1. Describe in a brief statement how your course addresses Indian Education for All:
Approximately one-third of the course focuses on the cultures and histories of Montana Indians. Students read James Welch’s novel Fools Crow, which provides an insightful and historically accurate portrayal of Plains Indian culture, relations between Montana Indian tribes (especially the Piegan Blackfeet and the Crow), and the affect that the presence of Americans had on Montana Indians during the 1860s and 1870s. In addition, ten course lectures focus entirely on the experiences and cultures of Montana Indians:
·Montana Indian Tribes and Cultures covers the different Indian peoples that occupied the land that would become Montana as of the seventeenth century.
·Montana Indians during the Century of Transformation examines the affect that the introduction of horses, guns, and smallpox had on Montana Indians during the Eighteenth century.
·Montana Indians during the Fur Trade Era examines Montana Indians’ involvement in the fur trade and their interactions with Christian missionaries during the first half of the nineteenth century.
·Treaties of the 1850s examines the terms and consequences of the three landmark treaties from the 1850s (the Fort Laramie Treaty, the Hell-Gate Treat, and the Blackfeet Treaty) agreed to between the federal government and various Montana tribes.
·Dispossessing Montana Indians details the federal government’s efforts to force Montana Indians onto increasingly smaller reservations.
·Fools Crow Discussion, in which I lead the class through a discussion and analysis of James Welch’s novel.
·Dawes Act and Indian Education examines the federal government’s assimilationist policies of the late nineteenth and early twentieth centuries and assesses their effects on Montana Indians.
·Indian Reorganization Act examines the Meriam Report and the “Indian New Deal,” especially the Indian Reorganization Act, and assesses the consequences that these federal Indian policies had on Montana Indians.
·Montana Indians in Modern Times examines federal Indian policies during the second half of the nineteenth century, Indian activism, and contemporary controversies over balancing resource extraction on reservations with environmental protection.
Seven additional lectures deal at least in part with Indian history, including the effects that mining and ranching had on Montana Indians during the nineteenth century and the participation of Montana Indians in World War I and World War II. In short, Montana Indians, Native American history, and federal Indian policies are extensively integrated into the course.
2. List specific examples of the ways you provide instruction regarding Indian Education for All:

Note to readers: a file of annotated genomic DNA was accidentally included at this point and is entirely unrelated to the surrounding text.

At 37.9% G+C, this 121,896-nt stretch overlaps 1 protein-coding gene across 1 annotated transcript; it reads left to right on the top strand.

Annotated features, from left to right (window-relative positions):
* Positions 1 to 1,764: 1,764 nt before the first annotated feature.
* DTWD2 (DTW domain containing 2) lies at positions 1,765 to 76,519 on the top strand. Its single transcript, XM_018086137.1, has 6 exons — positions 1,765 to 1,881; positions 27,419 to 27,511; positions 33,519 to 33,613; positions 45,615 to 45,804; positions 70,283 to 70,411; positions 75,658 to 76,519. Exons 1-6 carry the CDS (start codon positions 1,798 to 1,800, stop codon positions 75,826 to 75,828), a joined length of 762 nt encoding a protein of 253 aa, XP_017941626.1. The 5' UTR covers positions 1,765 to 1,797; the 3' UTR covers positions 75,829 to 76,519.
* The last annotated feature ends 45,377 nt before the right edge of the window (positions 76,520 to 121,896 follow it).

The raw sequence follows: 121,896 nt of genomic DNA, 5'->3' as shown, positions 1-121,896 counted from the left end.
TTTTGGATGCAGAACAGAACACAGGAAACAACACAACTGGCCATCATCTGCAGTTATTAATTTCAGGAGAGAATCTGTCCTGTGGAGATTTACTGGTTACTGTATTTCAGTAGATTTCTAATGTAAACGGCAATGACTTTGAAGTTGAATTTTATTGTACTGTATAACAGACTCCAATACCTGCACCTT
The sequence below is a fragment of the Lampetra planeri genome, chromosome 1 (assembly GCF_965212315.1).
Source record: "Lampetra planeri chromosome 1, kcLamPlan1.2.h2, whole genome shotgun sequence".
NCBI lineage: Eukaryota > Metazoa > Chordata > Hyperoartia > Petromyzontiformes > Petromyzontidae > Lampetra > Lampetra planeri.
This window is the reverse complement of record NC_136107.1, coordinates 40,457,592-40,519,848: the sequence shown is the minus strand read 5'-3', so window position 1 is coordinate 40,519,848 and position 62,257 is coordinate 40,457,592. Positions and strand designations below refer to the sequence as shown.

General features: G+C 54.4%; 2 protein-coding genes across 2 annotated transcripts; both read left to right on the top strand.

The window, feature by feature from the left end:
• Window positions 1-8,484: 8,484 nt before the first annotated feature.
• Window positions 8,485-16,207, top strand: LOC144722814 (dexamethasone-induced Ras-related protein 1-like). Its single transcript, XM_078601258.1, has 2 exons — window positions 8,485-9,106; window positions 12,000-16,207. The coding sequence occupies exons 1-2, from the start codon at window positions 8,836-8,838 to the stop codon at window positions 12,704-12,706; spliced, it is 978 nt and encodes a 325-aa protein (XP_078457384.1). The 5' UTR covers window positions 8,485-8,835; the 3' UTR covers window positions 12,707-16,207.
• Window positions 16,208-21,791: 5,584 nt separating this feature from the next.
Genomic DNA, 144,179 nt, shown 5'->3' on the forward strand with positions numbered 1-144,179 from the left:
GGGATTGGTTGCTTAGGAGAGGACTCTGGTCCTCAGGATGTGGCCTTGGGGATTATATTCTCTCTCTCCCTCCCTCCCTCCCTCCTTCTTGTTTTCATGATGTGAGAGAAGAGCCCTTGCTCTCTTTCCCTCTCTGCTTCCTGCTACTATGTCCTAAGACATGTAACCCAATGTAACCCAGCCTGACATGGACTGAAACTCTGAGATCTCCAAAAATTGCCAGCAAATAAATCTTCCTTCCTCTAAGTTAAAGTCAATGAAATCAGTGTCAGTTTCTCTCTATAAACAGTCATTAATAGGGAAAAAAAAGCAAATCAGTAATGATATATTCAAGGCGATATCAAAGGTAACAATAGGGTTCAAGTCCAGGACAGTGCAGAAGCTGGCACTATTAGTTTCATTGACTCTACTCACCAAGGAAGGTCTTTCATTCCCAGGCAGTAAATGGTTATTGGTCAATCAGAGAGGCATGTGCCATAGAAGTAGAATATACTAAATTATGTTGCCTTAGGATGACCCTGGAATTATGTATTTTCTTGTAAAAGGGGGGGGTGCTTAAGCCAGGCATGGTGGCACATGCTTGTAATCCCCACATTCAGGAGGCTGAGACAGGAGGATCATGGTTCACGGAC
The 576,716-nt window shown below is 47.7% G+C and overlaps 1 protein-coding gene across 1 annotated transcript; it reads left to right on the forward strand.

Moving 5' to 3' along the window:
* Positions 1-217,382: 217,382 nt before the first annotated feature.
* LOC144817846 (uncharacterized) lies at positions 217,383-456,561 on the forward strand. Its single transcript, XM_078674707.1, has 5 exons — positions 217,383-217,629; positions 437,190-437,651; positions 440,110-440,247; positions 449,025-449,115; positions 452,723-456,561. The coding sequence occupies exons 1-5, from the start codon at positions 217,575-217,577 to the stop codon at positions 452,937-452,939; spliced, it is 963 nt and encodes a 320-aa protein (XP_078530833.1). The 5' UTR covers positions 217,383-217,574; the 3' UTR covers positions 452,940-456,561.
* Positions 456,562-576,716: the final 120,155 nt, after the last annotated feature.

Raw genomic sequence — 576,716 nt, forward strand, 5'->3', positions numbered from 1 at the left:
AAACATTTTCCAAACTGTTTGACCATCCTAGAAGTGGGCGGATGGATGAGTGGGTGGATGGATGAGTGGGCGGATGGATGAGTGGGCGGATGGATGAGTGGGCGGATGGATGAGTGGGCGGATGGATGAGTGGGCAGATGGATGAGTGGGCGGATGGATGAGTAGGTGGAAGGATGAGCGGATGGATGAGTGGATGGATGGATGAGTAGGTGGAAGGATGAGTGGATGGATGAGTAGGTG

As detailed in my response to question one, I lecture extensively about Indian cultures, Indian history, and federal Indian policy. My lectures are informed by the latest scholarship and provide students with both a general interpretive understanding of the topics and many supporting examples and quotes. I also have students read James Welch’s Fools Crow and lead them through a discussion and analysis of the book.
3. Describe how student performance is assessed regarding Indian Education for All:
Students are required to write an essay about James Welch’s Fools Crow. Some of the essay questions students have had to answer include:
·How would you characterize the Pikuni’s relationship with the natural world?
·How did individuals achieve status and power within the Blackfeet tribe?
·How did the presence of whites affect the Pikuni?
·Why did the Crow and the Blackfeet fight against one another?
Students are also required to write essays about the major develops in Montana Indian history based on information provided in lectures. Typical essay questions include:
·How did the lives and cultures of Montana Indians change from the Paleo-Indian period through the eighteenth century?
·How did the arrival of non-Indians in Montana during the nineteenth century affect Montana Indians?
Finally, students are required to write many short answer/ID responses on exams to names and terms important to Montana Indian history. For each response, students are required to identify the term, provide specific details about it, and explain its historical significance. Terms that I regularly test students on include, Baker Massacre, Clovis People, Indian Vaccination Act, Fort Laramie Treat, Buffalo Jumps, St. Mary’s Mission, Dawes Act, Indian Education, Meriam Report, Indian Reorganization Act, Joe Medicine Crow, Relocation Policy, Indian Self-Determination Act, and the Cheyenne Coal Wars.